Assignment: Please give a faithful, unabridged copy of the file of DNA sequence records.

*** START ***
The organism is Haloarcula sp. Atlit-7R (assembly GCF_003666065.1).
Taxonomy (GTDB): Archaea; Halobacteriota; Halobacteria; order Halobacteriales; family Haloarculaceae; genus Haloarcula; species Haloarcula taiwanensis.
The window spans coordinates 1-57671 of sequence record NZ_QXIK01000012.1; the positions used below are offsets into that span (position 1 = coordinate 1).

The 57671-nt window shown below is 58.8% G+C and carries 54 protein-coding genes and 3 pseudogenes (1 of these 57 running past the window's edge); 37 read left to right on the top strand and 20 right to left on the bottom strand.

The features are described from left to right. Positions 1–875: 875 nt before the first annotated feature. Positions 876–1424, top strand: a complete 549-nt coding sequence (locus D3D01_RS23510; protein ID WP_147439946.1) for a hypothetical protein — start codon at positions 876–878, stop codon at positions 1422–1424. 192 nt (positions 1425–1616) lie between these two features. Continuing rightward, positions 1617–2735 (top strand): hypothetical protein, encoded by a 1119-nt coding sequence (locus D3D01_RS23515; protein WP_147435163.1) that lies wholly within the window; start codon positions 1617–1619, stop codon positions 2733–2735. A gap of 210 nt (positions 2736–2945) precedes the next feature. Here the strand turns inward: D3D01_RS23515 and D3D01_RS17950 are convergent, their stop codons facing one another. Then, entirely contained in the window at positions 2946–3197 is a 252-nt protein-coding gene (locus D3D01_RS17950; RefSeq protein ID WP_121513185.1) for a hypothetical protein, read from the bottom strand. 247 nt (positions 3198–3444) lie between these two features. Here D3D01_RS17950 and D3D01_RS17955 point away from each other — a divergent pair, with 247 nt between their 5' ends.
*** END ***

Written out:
The organism is Haloarcula sp. Atlit-7R (assembly GCF_003666065.1).
Taxonomy (GTDB): Archaea; Halobacteriota; Halobacteria; order Halobacteriales; family Haloarculaceae; genus Haloarcula; species Haloarcula taiwanensis.
The window spans coordinates 1-57671 of sequence record NZ_QXIK01000012.1; the positions used below are offsets into that span (position 1 = coordinate 1).

The 57671-nt window shown below is 58.8% G+C and carries 54 protein-coding genes and 3 pseudogenes (1 of these 57 running past the window's edge); 37 read left to right on the top strand and 20 right to left on the bottom strand.

The features are described from left to right. Positions 1–875: 875 nt before the first annotated feature. Positions 876–1424, top strand: a complete 549-nt coding sequence (locus D3D01_RS23510; protein ID WP_147439946.1) for a hypothetical protein — start codon at positions 876–878, stop codon at positions 1422–1424. 192 nt (positions 1425–1616) lie between these two features. Continuing rightward, positions 1617–2735 (top strand): hypothetical protein, encoded by a 1119-nt coding sequence (locus D3D01_RS23515; protein WP_147435163.1) that lies wholly within the window; start codon positions 1617–1619, stop codon positions 2733–2735. A gap of 210 nt (positions 2736–2945) precedes the next feature. Here the strand turns inward: D3D01_RS23515 and D3D01_RS17950 are convergent, their stop codons facing one another. Then, entirely contained in the window at positions 2946–3197 is a 252-nt protein-coding gene (locus D3D01_RS17950; RefSeq protein ID WP_121513185.1) for a hypothetical protein, read from the bottom strand. 247 nt (positions 3198–3444) lie between these two features. Here D3D01_RS17950 and D3D01_RS17955 point away from each other — a divergent pair, with 247 nt between their 5' ends.